With the latest Democratic presidential debate taking place tonight in Ohio, there is growing focus on the leaders, and with that some forward-thinking speculation. There are parlor games in politics right now on establishing the tickets, and one name frequently brought forward is former Tallahassee Mayor and CNN personality Andrew Gillum.
That Gillum is even a consideration is a sign of the unimpressive list of names being considered.
The expansive Democratic Party field of presidential candidates is winnowing down gradually. There are signs the national party has already placed its bets. Tonight's debate field is set at twelve, down from the first debate in Miami that sported nearly two dozen, and required two evenings of posturing. Tulsi Gabbard has made the cut, despite the DNC deciding to rely on hand-selected poll numbers to keep her out of the last meeting. (Gabbard has already been delisted from next month’s debate.)
Meanwhile, the interest lies at the top, where once-sure-thing Joe Biden has been sliding down, now trailing Elizabeth Warren. This is a significant sign of Biden’s consistent verbal gaffes and the potential problems in his past regarding Ukrainian and Chinese business involvements. His has been an overall unimpressive performance, given he was leading the Dem field in polls before he even announced as a candidate.
So Warren has moved forward in the lead, and she is clearly being backed by the media. Her latest snag has followed an attempt to underscore female challenges in this country. She has become embroiled in controversy after claiming that in the early 1970s she had been fired from a teaching position once she became pregnant. This however defies both the record, and her own comments on the job years ago.
Notes from the school records indicate that Warren had resigned, not been let go by the administration. This was supported by Warren herself in an interview in 2007. But now her claims of convenience are not looked at with too much curiosity by the press, which is content to describe this as “changes to her account”, and describe not the details but how conservatives have latched onto these inaccuracies -- as if THAT is the central aspect of the story.
So with the press having chosen its winner already it becomes interesting that reports have been surfacing of Warren seemingly courting Andrew Gillum. To many this makes perfect sense, given Florida’s swing state status in general elections, and the built-in favor she would receive from black voters. Yet a neutral look at things shows this may also be a sign of the weak pool to select from for the frontrunners.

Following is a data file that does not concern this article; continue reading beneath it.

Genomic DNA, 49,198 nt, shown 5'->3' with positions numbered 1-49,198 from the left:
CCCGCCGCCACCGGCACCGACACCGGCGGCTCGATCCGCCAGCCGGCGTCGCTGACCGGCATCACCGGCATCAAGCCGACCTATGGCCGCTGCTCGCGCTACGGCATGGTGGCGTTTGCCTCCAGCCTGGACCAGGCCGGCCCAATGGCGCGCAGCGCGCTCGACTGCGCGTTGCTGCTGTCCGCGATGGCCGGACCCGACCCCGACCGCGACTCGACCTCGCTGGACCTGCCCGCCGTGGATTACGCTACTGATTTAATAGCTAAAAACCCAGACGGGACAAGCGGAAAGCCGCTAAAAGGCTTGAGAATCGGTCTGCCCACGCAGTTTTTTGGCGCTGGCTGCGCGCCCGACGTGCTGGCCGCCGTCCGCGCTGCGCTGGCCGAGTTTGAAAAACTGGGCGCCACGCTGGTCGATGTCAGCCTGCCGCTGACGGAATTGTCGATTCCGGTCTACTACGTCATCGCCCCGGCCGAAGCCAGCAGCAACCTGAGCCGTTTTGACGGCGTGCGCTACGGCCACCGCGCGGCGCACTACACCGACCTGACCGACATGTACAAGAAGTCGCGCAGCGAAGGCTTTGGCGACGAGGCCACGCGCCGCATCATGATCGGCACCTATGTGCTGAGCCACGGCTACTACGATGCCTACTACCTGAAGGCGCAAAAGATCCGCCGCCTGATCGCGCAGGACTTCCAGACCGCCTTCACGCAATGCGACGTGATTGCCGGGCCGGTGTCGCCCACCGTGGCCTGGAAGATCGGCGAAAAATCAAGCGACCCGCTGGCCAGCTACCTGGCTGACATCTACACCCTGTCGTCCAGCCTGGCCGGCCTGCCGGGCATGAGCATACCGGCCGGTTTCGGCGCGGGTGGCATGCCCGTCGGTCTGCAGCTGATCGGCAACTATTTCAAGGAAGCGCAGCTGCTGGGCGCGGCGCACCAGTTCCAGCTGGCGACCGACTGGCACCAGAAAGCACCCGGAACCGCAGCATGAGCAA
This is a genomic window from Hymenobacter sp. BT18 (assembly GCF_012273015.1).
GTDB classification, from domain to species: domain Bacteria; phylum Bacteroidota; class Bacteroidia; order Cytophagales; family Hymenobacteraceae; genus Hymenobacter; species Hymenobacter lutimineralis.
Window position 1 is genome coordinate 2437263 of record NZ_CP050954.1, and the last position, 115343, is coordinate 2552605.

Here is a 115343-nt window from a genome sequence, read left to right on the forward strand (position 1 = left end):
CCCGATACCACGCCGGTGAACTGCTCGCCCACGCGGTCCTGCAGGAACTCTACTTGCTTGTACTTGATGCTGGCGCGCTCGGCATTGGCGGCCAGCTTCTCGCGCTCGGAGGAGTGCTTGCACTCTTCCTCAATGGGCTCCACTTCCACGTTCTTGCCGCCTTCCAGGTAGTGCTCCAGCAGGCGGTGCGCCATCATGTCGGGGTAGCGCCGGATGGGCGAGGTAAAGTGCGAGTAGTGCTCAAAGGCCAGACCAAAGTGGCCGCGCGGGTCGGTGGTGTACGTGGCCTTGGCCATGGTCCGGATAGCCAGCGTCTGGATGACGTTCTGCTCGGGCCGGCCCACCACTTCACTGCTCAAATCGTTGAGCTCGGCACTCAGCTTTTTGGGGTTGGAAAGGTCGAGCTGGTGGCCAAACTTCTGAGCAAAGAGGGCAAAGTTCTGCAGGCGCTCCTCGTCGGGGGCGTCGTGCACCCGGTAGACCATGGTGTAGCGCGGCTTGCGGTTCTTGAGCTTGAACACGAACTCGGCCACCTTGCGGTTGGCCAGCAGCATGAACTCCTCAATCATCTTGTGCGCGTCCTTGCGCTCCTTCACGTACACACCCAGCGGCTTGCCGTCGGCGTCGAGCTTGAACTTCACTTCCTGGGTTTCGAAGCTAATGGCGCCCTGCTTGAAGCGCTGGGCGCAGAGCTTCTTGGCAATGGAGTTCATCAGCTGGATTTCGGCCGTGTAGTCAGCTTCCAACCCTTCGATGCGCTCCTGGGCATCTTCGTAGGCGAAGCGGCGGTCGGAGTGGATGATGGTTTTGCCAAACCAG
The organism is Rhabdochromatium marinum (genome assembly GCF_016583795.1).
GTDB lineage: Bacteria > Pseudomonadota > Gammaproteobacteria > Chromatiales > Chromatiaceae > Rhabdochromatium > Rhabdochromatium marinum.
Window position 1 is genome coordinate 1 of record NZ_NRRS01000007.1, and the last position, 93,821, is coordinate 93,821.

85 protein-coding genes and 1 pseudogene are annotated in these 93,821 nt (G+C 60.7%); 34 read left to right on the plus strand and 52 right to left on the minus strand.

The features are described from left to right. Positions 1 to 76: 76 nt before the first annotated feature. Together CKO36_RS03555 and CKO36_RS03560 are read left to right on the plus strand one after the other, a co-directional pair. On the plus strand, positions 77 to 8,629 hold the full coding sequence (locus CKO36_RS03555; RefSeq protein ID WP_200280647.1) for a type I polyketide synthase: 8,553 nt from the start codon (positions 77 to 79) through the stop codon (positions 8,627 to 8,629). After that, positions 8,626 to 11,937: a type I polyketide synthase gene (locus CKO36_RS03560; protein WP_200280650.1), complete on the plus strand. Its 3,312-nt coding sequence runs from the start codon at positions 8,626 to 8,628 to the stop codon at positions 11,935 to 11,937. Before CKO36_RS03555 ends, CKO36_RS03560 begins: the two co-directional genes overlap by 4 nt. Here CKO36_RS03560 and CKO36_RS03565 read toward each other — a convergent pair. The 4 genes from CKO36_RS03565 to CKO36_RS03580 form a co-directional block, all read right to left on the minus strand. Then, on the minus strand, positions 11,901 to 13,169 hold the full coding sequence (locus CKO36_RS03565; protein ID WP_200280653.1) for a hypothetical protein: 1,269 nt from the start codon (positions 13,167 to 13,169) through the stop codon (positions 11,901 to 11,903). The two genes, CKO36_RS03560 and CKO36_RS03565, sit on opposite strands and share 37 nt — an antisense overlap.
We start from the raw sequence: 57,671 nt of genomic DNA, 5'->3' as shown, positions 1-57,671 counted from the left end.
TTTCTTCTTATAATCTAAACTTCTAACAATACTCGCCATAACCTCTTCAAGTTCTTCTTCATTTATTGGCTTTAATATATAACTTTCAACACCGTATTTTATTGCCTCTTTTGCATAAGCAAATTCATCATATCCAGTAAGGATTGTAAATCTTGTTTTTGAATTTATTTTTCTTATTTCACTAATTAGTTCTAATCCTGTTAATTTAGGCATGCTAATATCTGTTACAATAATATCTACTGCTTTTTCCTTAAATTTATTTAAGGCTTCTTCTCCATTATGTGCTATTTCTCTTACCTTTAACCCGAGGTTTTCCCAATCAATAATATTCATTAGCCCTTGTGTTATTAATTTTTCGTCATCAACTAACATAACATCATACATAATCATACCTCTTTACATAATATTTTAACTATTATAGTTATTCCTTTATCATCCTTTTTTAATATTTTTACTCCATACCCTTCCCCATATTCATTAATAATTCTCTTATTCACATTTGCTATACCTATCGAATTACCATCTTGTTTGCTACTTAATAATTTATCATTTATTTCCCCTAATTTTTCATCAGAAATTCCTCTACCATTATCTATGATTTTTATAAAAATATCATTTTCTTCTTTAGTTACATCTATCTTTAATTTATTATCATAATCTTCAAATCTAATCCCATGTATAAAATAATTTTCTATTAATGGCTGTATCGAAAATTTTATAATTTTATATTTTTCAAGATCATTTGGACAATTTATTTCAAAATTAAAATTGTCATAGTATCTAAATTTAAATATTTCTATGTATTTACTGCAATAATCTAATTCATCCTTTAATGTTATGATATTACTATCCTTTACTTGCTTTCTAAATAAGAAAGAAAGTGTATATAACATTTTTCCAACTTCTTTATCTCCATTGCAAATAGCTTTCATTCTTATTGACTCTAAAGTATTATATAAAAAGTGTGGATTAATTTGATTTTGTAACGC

Another name frequently brought up as a potential running mate for the eventual leaders is Stacey Abrams. This makes two prominent names that are candidates who have never held a national office, and both recently lost elections. This adds to the depleted status of others in contention, such as Pete Buttigieg, who is a mayor, and Andrew Yang, who is a businessman. The political heft is, shall we say, lacking. So maybe what we are seeing is not so much a ploy to build the most sound political leadership but to try appealing to the most demographic categories in order to curry votes.
Two sources said the talks between Warren and Gillum resemble the kind of courtship that happens when a leading presidential candidate is exploring potential vice presidential contenders. One source briefed on the communications said the two Democrats have been in contact over the course of the campaign and that there is a “strong impression” that Gillum is a possible vice presidential contender for Warren, who has risen in recent months to become a frontrunner in the 2020 primary.
But you have to question the pull a candidate may have in the general election when they could not win in a statewide race. Even Gillum’s cachet as a television presence is not too impressive. He is a part-time guest, on a network that consistently is beaten in the ratings by SpongeBob Squarepants and the Food Network, in a position he would have to relinquish due to election laws.
This does not even factor in the political dynamite that is Gillum still being investigated by the FBI in two separate cases. So for all of those strikes against his name to have Andrew’s name still occupying a spot near the top of candidate short-lists it seems to indicate a paucity of political choices within the party. Of course, Democrats do not need to look far to see an example of a lack of political heft leading to success.
They need only to look at the White House to see the opportunity that holds.
Brad Slager, a Fort Lauderdale freelance writer, wrote this story exclusively for Sunshine State News. He writes on politics and the industry and his stories appear in such publications as RedState and The Federalist.